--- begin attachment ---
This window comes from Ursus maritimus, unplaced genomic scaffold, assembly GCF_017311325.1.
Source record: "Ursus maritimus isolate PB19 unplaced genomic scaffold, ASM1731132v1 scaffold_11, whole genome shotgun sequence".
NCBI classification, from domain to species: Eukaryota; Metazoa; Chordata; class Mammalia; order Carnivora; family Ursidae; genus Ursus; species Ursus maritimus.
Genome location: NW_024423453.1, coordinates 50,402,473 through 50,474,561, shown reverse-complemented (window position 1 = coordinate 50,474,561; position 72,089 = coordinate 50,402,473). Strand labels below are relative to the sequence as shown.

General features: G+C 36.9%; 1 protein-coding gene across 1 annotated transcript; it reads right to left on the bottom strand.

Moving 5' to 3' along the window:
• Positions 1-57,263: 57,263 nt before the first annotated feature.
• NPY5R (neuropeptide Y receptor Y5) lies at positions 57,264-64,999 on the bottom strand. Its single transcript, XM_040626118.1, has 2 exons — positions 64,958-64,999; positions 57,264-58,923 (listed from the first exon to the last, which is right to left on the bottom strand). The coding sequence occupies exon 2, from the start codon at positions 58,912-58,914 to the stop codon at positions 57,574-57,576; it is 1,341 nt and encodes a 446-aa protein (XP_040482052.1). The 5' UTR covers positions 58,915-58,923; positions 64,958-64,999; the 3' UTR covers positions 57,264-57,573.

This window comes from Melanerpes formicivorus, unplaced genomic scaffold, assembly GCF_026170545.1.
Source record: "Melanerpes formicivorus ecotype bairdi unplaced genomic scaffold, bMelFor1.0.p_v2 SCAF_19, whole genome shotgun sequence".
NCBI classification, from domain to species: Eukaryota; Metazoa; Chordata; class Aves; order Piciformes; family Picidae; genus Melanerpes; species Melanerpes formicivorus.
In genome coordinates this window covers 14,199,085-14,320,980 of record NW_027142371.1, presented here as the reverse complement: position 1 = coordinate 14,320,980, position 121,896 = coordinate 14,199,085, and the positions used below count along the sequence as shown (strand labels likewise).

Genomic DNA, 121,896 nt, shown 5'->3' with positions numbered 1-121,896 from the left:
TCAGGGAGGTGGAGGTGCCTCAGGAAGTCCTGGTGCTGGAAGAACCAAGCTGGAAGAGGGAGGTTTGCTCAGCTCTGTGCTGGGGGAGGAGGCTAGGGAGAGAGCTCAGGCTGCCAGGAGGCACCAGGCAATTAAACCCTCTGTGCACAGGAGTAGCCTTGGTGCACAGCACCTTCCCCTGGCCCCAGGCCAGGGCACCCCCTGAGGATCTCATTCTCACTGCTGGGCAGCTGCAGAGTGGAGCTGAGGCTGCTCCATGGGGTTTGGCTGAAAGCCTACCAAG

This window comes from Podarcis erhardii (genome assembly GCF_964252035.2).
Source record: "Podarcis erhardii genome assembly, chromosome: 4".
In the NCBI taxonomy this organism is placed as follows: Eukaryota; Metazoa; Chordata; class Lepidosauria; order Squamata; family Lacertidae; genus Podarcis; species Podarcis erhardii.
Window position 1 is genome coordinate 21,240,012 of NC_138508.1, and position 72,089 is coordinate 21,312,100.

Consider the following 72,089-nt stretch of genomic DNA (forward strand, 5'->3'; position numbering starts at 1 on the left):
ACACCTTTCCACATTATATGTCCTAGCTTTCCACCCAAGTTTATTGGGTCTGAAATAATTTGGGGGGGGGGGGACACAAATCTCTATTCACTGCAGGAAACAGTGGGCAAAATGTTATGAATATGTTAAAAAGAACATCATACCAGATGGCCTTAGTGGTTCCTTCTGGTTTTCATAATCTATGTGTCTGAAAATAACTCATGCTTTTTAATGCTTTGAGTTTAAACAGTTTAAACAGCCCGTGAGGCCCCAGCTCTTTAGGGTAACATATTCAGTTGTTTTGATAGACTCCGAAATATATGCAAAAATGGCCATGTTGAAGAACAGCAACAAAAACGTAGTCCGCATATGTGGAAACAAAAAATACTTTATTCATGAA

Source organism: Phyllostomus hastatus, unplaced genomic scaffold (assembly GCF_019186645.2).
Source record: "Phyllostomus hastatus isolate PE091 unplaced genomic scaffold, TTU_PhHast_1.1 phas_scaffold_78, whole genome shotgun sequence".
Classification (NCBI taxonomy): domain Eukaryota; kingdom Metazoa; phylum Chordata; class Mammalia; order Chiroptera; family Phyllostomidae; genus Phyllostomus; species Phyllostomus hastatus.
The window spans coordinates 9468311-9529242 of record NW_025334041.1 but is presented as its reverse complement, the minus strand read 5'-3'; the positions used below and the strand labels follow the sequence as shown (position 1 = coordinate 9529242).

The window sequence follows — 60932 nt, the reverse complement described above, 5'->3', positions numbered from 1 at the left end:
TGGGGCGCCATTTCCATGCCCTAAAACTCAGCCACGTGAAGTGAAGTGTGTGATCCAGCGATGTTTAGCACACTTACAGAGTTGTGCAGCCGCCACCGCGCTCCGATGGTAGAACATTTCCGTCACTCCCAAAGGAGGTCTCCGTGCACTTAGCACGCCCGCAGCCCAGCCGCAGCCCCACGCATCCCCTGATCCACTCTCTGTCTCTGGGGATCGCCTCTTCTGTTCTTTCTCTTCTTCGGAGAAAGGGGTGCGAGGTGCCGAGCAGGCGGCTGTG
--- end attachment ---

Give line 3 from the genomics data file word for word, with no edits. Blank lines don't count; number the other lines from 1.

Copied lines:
NCBI classification, from domain to species: Eukaryota; Metazoa; Chordata; class Mammalia; order Carnivora; family Ursidae; genus Ursus; species Ursus maritimus.